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Ending Bible Poverty in Canada? [how a CCS alumna is helping to do just that]

Cree translation workshop

Anytime we feel like it, we can hear the Bible read in English or study it for ourselves. We take it for granted that we can read its truths whenever we want. However, there are millions of people who don’t know that God loves them and have no Scripture in their own language to hear about that love. Although these people are often poor in the sense of lacking money, their greater poverty is that of lacking the Bible.
Consider some of the Indigenous people who live right here in Canada, particularly the Cree people.
Surrounded by a wealth of English Bibles, they still lack the Scripture in their own language. Why would they want to hear about a God who speaks English, the same language they may have been forced to learn as a child when they were taken from their families? There is no light of Scripture to shine truth into the darkness, into the cycles of pain that they live in. This has been highlighted over recent years in Cree communities where youth suicides have reached extreme levels.
We cannot sit back and ignore this situation happening in our own country. It is time to step up!
Who better to do this than the Canadian church which once took away their language and attempted to suppress their culture. Whatever the intentions behind such actions, we can see the effects of those
actions today in the loss of identity and cycles of abuse. As the Canadian church today, we have the responsibility to take action towards healing and restoration. The first step in this process is giving them back their language. Writing down a language that was previously only spoken gives that language and people group a sense of value and worth. Where they may have felt marginalized, giving them a book, the Bible, in their own language shows their importance not only to God but to society. Even more than providing validation, the translated Scripture speaks truth in the midst of the lies that oppress and haunt them. God’s Word brings light into darkness and sets people free from their chains. When hurting people hear the voice of God in their heart language, it touches them as no other language can. 
Let’s end Bible poverty in these communities! The Cree Initiative has already begun, consisting of translation projects in five related Cree languages. The first translated portions of Scriptures of Oji Cree are being used in the church already.
I am very excited to be a part of this project! Through my role as Director of Partnership Development with Wycliffe Canada, I help ensure that the missionaries serving with the Cree Initiative have full teams of prayer and financial partners. Without those teams, the missionaries cannot serve and the project will literally come to a halt. Having served with Wycliffe for over 12 years and been part of a translation project in East Africa, I fully understand the huge impact translated Scriptures can have in a community and also the obstacles that stand in the way. This has made me more committed than ever to see that same transformation occur here in Canada - so I am calling on the Canadian church to step up and get involved!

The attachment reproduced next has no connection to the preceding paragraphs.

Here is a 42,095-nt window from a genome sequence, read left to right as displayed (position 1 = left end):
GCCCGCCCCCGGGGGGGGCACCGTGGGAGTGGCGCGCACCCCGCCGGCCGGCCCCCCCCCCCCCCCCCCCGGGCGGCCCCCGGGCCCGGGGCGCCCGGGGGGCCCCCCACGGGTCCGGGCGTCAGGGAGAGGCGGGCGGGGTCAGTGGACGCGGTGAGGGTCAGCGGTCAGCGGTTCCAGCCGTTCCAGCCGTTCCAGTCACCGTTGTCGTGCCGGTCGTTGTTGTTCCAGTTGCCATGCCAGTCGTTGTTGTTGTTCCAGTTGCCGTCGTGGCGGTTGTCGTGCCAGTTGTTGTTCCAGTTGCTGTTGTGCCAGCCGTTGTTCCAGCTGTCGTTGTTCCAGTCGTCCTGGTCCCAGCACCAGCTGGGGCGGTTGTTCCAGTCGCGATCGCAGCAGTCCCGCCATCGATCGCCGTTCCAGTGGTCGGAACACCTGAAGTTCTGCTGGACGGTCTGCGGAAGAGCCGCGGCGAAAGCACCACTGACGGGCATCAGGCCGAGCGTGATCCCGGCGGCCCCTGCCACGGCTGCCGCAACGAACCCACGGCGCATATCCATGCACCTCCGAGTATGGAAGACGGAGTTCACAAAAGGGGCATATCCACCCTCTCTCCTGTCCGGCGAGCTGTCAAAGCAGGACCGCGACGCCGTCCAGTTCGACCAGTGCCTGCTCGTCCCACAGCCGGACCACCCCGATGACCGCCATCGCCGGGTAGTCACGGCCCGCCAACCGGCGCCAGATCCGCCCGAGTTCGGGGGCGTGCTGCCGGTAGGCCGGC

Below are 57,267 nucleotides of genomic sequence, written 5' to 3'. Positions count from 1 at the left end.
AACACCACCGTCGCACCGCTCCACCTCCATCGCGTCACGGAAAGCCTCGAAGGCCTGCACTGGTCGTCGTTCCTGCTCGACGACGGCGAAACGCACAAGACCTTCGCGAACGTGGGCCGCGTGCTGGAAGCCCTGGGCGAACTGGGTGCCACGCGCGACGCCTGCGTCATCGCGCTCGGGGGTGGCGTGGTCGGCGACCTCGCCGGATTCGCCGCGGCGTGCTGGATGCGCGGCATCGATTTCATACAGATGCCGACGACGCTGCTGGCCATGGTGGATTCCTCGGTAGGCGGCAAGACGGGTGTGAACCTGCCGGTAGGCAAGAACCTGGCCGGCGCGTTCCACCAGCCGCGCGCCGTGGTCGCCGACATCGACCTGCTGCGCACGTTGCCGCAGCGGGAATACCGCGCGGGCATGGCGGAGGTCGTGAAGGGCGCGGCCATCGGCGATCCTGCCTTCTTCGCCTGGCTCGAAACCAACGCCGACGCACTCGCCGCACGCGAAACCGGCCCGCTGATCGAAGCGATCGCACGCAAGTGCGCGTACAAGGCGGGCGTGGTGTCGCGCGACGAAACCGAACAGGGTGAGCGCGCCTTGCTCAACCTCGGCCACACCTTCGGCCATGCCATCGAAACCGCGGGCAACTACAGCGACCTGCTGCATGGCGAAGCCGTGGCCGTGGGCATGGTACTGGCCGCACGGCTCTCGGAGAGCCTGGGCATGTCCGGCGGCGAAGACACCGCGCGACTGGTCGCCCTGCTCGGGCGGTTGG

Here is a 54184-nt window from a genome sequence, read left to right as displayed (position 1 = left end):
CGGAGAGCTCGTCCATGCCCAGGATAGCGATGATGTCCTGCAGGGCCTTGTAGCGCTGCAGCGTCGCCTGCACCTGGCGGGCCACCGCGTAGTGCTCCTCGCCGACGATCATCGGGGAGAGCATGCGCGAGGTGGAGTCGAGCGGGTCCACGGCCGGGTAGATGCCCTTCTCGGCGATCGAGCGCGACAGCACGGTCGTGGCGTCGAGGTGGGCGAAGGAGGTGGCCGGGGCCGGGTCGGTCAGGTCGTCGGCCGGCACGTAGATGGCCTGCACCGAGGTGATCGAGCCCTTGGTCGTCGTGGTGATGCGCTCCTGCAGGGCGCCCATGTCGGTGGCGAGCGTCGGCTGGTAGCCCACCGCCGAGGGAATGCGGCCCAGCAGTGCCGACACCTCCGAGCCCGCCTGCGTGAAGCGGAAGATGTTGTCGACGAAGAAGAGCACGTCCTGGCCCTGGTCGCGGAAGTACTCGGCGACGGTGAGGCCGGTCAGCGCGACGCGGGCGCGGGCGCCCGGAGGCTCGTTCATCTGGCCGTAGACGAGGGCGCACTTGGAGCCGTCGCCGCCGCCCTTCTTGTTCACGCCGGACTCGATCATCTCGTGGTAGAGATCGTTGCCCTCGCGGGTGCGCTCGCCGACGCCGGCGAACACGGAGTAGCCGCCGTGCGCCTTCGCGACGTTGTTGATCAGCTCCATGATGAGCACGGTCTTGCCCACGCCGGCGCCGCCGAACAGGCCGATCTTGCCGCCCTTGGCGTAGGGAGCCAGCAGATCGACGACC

We need to pray for the Cree translators and the Wycliffe missionaries facilitating the translation project. Pray for all the partnerships with local churches, schools and businesses and families,which are making these translation projects a reality. Pray for lives to be transformed as the Scriptures are being used. Funds are also required for the project to move forward and for all of us individual Wycliffe missionaries whose salaries come through financially partnering with us. This project will not happen without generous partners. Alternatively, you can also volunteer or serve full-time with Wycliffe Canada or any other partner organization involved. Let’s not sit by while people live in poverty from a lack of Scripture, especially our Canadian neighbours.  

For more information or to get involved, check out Wycliffe Canada. Find a more in-depth look at the Cree Initiative here.

submitted by Rachel (Workentine) Elyas (CCS Class of 2000)

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